Wanted: A good SPI mutex

One additional question:

Your sample routines contain USER = [xxx] statements and I am assuming that they are simply labels to indicate what’s happening.

I also am assuming that both of the sample programs and the class instance are running as, and are owned by, the “pi” user.

I am also assuming that any file created by the pi user is modifiable by the pi user.

I also assume that the mutex works because “user 2” cannot open the mutex for write access when “user 1” has it.

Question:
Why?

Both processes are owned by the pi user so they should both have write access to the same file, right?

However, it appears that the second process, despite being owned by “pi”, cannot write to an open file it owns.

Possible answer:
open([path/filename], w) returns a file handle, (a numerical pointer to the open file instance), as in FILE_HANDLE = open([path/filename], w) and you access the file using something like write(FILE_HANDLE, bytes).

If a second process, or even a different place in the same process, tries to “open” the same file again via FILE_HANDLE2 = open([path/filename], w), since the file is already open and has an assigned file handle, it can’t be re-opened for write a second time unless the first instance has been formally closed via close(FILE_HANDLE).

Am I correct?

Additional question:

I know that variables can exist within a local function/class scope and multiple instances of the same variable can exist due to scoping rules.

Can there be files with local scope?

Class(Test_Class, [etc.])
    [various statements]

    def(method, [xxx])
         HANDLE =open([path/filename], w)
         (do something with it)
    [more stuff]

(end of class definition)

Process_1

Instance = Test_Class([parameters])
    [do something using the file]
etc

Process_2 (which can run in parallel with process 1)

Instance_2 = Test_Class([parameters])
    [do something using the file]
etc

Are the two file instances local to the class instances or do they reference the same object if [path/file] are identical?

My assumption is that files exist independently of the object creating them, but are “owned” by the creating object.  Therefore the second class instance, if trying to open the same path/filename in an exclusive way (for write) while the first class instance has it open for write will fail and possibly throw an exception.

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Translation:
If I try to grab the lock more than once within a particular [process|program|thread|etc.], it will succeed.

However if I have two separate [process|program|thread|etc.]. . .

. . . the calling [whatever] has a unique ID that is not shared by any different [whatever] that may want to use the lock file - and the different [whatever] will fail to get the lock.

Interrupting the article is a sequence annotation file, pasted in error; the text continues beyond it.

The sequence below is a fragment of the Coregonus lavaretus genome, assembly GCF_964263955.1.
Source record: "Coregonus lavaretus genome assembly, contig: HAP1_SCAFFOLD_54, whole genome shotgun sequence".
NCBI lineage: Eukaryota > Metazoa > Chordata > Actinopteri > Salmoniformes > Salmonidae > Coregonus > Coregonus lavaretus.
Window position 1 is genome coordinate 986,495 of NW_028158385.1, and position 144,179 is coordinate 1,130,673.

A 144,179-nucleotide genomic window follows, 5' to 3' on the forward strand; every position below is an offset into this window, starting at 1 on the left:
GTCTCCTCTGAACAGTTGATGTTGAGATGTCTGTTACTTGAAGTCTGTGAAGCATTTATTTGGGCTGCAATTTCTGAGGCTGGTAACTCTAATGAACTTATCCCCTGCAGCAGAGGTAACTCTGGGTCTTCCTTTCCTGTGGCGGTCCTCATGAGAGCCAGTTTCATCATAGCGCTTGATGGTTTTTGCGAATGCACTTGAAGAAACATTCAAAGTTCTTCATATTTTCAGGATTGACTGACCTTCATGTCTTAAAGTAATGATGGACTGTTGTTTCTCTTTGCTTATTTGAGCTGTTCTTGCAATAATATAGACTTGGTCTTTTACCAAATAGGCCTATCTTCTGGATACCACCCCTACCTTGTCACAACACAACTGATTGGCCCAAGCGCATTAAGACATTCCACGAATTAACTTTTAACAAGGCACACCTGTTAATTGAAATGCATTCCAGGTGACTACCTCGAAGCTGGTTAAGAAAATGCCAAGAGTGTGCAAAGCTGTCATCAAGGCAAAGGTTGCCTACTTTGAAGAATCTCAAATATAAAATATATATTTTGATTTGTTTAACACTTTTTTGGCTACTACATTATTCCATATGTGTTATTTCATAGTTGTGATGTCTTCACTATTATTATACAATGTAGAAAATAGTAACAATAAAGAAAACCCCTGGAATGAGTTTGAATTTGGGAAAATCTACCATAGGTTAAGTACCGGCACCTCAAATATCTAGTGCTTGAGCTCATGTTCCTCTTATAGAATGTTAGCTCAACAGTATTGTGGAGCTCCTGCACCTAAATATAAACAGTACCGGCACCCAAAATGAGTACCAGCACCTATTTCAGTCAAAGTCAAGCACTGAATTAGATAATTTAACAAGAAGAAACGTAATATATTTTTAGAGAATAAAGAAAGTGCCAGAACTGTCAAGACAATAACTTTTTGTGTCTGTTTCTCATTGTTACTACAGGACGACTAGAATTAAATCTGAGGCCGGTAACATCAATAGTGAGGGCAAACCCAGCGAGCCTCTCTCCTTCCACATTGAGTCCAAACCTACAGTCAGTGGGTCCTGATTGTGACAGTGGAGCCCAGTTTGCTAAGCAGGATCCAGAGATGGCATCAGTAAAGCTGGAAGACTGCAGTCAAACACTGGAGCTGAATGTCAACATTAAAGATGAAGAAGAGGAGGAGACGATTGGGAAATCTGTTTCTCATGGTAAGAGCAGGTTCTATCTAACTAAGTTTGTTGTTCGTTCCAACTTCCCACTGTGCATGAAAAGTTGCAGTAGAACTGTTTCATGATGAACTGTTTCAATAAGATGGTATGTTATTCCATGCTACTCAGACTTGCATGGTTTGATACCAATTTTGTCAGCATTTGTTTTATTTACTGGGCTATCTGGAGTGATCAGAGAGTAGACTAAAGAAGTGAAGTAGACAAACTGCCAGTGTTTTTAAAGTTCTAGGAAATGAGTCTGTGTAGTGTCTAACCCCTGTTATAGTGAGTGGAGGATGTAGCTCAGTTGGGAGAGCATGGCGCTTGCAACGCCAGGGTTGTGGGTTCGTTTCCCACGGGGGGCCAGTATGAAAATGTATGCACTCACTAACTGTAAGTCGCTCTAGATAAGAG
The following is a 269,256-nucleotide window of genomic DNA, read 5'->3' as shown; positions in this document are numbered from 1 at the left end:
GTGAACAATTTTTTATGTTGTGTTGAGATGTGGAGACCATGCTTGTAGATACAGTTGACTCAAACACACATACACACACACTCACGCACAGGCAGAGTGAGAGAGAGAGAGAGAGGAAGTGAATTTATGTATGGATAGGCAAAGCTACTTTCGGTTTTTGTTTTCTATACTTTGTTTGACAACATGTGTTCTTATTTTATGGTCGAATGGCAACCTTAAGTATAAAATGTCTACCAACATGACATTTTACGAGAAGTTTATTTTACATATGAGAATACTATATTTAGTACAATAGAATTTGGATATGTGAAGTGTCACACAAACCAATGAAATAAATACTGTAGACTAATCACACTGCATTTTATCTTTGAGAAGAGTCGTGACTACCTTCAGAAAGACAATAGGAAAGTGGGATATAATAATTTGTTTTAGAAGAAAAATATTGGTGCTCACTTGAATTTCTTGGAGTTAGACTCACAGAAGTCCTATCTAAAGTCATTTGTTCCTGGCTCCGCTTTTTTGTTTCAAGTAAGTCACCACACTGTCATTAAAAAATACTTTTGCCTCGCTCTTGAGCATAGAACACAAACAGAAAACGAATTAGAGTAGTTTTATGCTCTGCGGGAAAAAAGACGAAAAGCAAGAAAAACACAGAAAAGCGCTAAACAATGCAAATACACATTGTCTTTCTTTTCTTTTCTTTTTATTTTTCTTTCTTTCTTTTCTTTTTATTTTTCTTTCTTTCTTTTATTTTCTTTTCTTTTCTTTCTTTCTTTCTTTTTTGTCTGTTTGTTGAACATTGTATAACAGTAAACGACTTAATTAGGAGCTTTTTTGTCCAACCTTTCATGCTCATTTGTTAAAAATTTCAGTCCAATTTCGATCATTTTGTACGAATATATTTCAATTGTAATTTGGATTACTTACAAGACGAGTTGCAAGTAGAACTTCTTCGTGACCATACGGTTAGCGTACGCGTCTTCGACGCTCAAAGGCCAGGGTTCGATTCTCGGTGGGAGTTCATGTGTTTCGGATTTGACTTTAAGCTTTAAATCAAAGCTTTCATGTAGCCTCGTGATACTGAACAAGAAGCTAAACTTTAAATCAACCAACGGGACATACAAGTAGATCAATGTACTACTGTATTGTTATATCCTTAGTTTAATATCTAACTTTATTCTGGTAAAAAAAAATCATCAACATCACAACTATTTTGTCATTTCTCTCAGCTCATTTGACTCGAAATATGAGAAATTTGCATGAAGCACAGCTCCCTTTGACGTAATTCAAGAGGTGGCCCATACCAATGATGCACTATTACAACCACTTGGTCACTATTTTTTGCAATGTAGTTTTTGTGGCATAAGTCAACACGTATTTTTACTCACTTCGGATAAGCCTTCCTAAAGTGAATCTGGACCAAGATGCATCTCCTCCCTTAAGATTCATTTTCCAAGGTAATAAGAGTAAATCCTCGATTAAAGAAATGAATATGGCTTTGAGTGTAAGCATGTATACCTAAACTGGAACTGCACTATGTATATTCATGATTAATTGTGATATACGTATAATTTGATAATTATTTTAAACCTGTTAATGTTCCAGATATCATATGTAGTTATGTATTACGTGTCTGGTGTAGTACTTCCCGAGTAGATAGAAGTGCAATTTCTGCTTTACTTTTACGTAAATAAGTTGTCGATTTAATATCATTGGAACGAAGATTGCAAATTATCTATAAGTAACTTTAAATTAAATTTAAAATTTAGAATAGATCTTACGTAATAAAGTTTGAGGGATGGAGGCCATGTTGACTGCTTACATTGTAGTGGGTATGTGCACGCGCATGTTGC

Does failing to get the lock throw an exception or simply fail silently w/o a file handle or a non-zero return code?

[. . . .]
throw
    grab_lockfile([path/filename], w)
    [more stuff]

catch
    print("oops! it didn't work!!")
    [more stuff]

or more like

#  if "grab_lockfile" fails to get the lock,
# it returns a non-zero value which evaluates as "true".
if (grab_lockfile([path/filename, w)):
    then:
        print("oopsie!  Someone else has it!")
        [more stuff]
    else:
        print("I got it!  I got it!!")
        [more stuff]
fi
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Doesn’t that happen automagically behind the scenes?

My reading of your sample mutex code does not have any reference to “chage the [x] to [y]” and I assumed that exclusive use was an intrinsic attribute of lock files.

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(deleted by author that cannot delete for 23 hours)

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I’m beginning to feel like Costello in Who’s on first?

  1. A lock file can be successfully opened for write by more than one independent program object.  (i.e. Two entirely independent programs can successfully open the lock file for write.)

  2. However at some point in time, (this is what confuses me), the second process does a “something” that fails, and that’s what tells it that it has to wait.

Let me see if I have this right:

  • Handle = open(path/filename, w) # Always succeeds and returns a|the same file handle.
  • However, fcntl.flock(self.Handle, fcntl.LOCK_EX | fcntl.LOCK_NB) attempts to change some attribute of the file specified by “handle” and only the first one gets it.  Subsequent attempts by different programs always fail.

Because of the asynchronous nature of messing with files/handles, and the way the kernel may or may not queue requests, it’s possible that process2 might execute the “fcntl” statement first, beating process1 to the punch, even if process1 started first, right?